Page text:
One thing I noticed however is that whatever footage I reimport from After Effects to Premiere has heavy interlacing effects ( I see a lot of horizontal lines over footage in movement). I only see this when I am looking at footage in Premiere that was imported rendered in After Effects. For the original captured footage viewed within Premiere or AFX, I don't see the interlacing.

In Premiere, by right clicking on the clip, I can change the video settings so it says "Always Deinterlace". That takes care of the effect for the most part, but I'm wondering if that is what I should be doing? Do I need my footage interlaced for some reason? It appears to look fine on my NTSC monitor, as well as my preview monitor when I tell Premiere to deinterlace it. Are there any plugins that I should be using for this instead. (totally confused on that issue).

Another thing, I'm exporting the original clips out of Premiere with Lower Fields first, then exporting the rendered clips using the Canopus with the 'lower fields first' setting again. That is the right way correct? And if I shot this in frame mode, then I would select 'no fields' both in Premiere and in After Effects right? Seems obvious enough.

Sorry for all the questions, I just have one more...
Based on this thread, do you recommend shooting in 16:9 (on my fake 16:9 camera) in the future, or shooting 4:3 and cropping in post? Obviously this entire thread wouldn't be necessary for me if I decided to shoot 4:3 and crop in post, (because Canopus does capture standard 4:3 in the correct pixel aspect ratio...it only deviates from the norm for widescreen) so I'm trying to weigh in the benefits of shooting 16:9. I know this is a heated debate with lots of different opinions, I am just curious as to which method YOU think is better, and which method offers better image quality and leaves you the most options.

thanks again for your time with all this.
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Old May 6th, 2003, 07:23 PM   #36
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Ok...working backwards through the questions.....I would shoot 16:9 anamorphic in camera. I have a problem with compression (I don't like it !) and so I prefer to lose resolution on the CCD and gain the extra from the DV compression to tape, if that makes sense. Indeed I think this bears me out:

http://members.macconnect.com/users/...een/index.html


I think I listed the possible disadvantages/advantages much, much, much earlier in this thread in the answer to Boyd - indeed there is a similar thread going on right now in the GL1 forum (don't people know how to use the search function ?). I worked on the post-production of 28 days later (danny boyle movie shot on dv) and this was all done 4:3 and letterboxed later. This did give him the flexibility of reframing a little but I think 16:9 would have been better (he never asked me !!!). To confuse matters further I do seem to remember something on the BBC website that says don't shoot 16:9 in camera on the Canons - here we go:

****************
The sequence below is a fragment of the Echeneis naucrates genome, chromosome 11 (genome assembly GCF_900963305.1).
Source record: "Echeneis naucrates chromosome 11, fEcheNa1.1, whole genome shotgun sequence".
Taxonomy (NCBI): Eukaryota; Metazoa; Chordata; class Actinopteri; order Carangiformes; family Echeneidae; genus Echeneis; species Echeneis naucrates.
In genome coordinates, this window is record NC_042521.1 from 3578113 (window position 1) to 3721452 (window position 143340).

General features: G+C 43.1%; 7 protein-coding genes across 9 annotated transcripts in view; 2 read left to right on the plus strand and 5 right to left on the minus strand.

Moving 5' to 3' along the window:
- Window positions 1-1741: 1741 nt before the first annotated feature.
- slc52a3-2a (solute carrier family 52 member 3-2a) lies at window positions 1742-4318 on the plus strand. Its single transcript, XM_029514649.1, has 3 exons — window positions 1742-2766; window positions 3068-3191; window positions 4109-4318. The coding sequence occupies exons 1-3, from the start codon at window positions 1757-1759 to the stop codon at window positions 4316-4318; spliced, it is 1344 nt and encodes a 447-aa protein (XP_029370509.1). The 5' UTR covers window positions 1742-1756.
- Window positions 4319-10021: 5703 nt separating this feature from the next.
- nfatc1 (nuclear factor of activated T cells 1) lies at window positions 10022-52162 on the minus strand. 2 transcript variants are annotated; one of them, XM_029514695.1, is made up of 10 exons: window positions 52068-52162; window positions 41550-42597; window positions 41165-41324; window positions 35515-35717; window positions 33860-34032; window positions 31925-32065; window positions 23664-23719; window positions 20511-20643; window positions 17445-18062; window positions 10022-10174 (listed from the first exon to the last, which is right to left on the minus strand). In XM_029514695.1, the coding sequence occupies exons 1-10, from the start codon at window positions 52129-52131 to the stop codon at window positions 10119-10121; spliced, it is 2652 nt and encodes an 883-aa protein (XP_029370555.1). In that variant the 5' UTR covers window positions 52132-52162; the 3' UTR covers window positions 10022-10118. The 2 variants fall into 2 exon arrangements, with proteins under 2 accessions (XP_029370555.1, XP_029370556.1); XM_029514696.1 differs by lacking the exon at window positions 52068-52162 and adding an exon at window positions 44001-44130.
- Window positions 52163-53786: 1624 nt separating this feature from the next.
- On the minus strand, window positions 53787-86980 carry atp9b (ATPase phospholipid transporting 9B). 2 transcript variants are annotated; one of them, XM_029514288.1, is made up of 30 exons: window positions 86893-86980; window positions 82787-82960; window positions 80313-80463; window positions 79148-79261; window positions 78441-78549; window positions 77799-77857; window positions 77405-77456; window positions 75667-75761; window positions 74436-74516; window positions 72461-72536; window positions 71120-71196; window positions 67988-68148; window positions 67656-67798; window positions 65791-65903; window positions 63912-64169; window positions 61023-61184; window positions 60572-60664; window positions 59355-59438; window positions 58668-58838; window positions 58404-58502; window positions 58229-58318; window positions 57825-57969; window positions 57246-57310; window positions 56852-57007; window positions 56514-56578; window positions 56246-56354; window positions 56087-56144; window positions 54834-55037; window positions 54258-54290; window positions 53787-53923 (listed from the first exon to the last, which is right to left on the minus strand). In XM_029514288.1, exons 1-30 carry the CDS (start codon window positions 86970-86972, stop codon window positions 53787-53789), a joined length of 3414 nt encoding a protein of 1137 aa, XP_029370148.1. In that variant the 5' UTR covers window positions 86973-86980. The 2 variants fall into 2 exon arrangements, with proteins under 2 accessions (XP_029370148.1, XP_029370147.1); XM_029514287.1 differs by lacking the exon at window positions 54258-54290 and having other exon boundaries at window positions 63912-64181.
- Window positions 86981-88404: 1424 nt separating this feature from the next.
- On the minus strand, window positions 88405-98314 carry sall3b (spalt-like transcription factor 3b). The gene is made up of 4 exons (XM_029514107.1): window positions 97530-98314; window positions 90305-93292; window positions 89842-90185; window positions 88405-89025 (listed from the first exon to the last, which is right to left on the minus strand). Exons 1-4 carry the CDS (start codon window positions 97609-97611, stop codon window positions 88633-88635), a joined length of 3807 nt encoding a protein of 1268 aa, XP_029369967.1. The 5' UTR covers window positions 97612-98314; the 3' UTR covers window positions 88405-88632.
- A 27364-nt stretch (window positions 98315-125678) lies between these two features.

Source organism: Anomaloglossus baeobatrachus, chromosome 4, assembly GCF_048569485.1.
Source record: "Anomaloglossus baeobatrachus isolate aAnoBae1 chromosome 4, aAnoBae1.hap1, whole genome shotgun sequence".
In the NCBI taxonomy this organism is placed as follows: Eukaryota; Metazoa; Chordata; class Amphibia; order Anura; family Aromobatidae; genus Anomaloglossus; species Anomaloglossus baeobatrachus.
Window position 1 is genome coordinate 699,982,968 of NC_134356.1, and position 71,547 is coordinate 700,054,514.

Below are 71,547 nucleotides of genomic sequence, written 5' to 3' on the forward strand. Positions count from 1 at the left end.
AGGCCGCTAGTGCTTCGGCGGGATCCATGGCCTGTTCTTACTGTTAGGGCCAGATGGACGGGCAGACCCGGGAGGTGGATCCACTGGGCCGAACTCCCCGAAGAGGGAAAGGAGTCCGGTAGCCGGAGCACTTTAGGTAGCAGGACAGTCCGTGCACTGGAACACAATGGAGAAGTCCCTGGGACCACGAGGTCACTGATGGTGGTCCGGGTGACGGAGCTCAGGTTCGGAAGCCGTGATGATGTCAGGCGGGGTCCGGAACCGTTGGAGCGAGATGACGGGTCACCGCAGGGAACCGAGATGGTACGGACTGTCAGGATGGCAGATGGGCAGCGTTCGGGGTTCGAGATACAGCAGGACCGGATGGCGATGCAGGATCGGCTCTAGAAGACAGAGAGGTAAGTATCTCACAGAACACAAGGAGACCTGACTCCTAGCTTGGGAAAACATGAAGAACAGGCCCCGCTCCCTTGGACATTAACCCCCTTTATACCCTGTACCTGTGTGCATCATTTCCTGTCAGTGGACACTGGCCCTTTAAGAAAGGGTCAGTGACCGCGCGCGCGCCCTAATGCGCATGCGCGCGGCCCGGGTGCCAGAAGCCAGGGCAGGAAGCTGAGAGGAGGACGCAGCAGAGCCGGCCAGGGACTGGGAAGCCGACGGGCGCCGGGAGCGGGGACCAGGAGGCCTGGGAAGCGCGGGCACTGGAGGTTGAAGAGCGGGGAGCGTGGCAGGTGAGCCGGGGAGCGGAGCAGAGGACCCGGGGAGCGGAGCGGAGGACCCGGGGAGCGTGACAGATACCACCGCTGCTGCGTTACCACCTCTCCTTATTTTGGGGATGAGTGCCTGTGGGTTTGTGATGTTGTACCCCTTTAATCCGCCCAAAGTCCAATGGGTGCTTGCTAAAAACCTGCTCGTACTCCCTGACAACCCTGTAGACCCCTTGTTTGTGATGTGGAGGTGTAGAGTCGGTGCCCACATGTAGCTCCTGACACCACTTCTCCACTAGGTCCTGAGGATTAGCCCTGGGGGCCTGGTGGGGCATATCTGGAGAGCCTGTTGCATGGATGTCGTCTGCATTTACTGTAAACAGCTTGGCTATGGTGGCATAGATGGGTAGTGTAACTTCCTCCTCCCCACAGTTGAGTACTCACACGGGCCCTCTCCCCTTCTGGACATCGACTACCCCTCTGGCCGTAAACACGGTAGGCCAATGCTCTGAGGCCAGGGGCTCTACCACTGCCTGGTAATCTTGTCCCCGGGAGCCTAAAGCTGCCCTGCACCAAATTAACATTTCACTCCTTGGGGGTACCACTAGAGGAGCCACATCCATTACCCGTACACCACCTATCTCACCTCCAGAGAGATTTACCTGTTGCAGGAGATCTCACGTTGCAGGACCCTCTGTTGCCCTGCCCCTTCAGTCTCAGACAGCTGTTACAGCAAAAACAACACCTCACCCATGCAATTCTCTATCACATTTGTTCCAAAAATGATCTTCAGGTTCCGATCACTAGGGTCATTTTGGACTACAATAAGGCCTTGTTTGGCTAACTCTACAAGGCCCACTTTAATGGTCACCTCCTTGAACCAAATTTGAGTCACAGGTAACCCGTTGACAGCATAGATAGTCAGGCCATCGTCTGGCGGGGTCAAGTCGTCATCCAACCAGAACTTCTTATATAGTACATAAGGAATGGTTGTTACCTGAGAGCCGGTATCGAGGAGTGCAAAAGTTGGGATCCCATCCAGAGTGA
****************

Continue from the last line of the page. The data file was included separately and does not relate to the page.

http://www.bbctraining.co.uk/onlineC...=5173&cat=2781

click the second module and read the pdf (pay special attention to page 1 and page 4)...scary isn't it

Still, you shouldn't believe everything you read - even if it is the BBC....they have some pretty arcane practises going on over there ! (as an aside I think I'll paste that link over in the GL-1 thread...that'll put the cat amongst the pigeons).

Summary: shoot 16:9 anamorphic.

Moving on.

You mention shooting in frame mode. The general consensus seems to be that frame mode really isn't the way to go (I know people here swear by it however). Software tools can do a better job of creating progressive scan than the camera.

http://www.dvfilm.com/faq.htm#anchor129616

read points 12/13

Which leads us on to de-interlacing tools,

If you want to deinterlace try magic bullet, this does far more than deinterlacing but this review is interesting.

http://www.creativecow.net/articles/...end/mb_review/
compares with re:vison fields kit

http://www.revisionfx.com/rsfk.htm

Not sure why you are getting the problem when exporting from AFX to Premiere. As always, I would recheck your setting in AFX/premiere whatever...make sure that you have the interlace settings the same in each (an also when you render). Lower fields first is the normal setting for interlaced footage...and no fields for progressive scan (of course).

De-interlaced footage has a certain look, if that is what you are after then do it.....if not then don't deinterlace !

oh I, nearly forgot

http://www.creativecow.net/articles/...ing/index.html



hope this helps.

simon
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Old May 6th, 2003, 07:32 PM   #37
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great, makes sense to me. Thanks for all the links and info Simon, I'll be doing some reading now. cheers.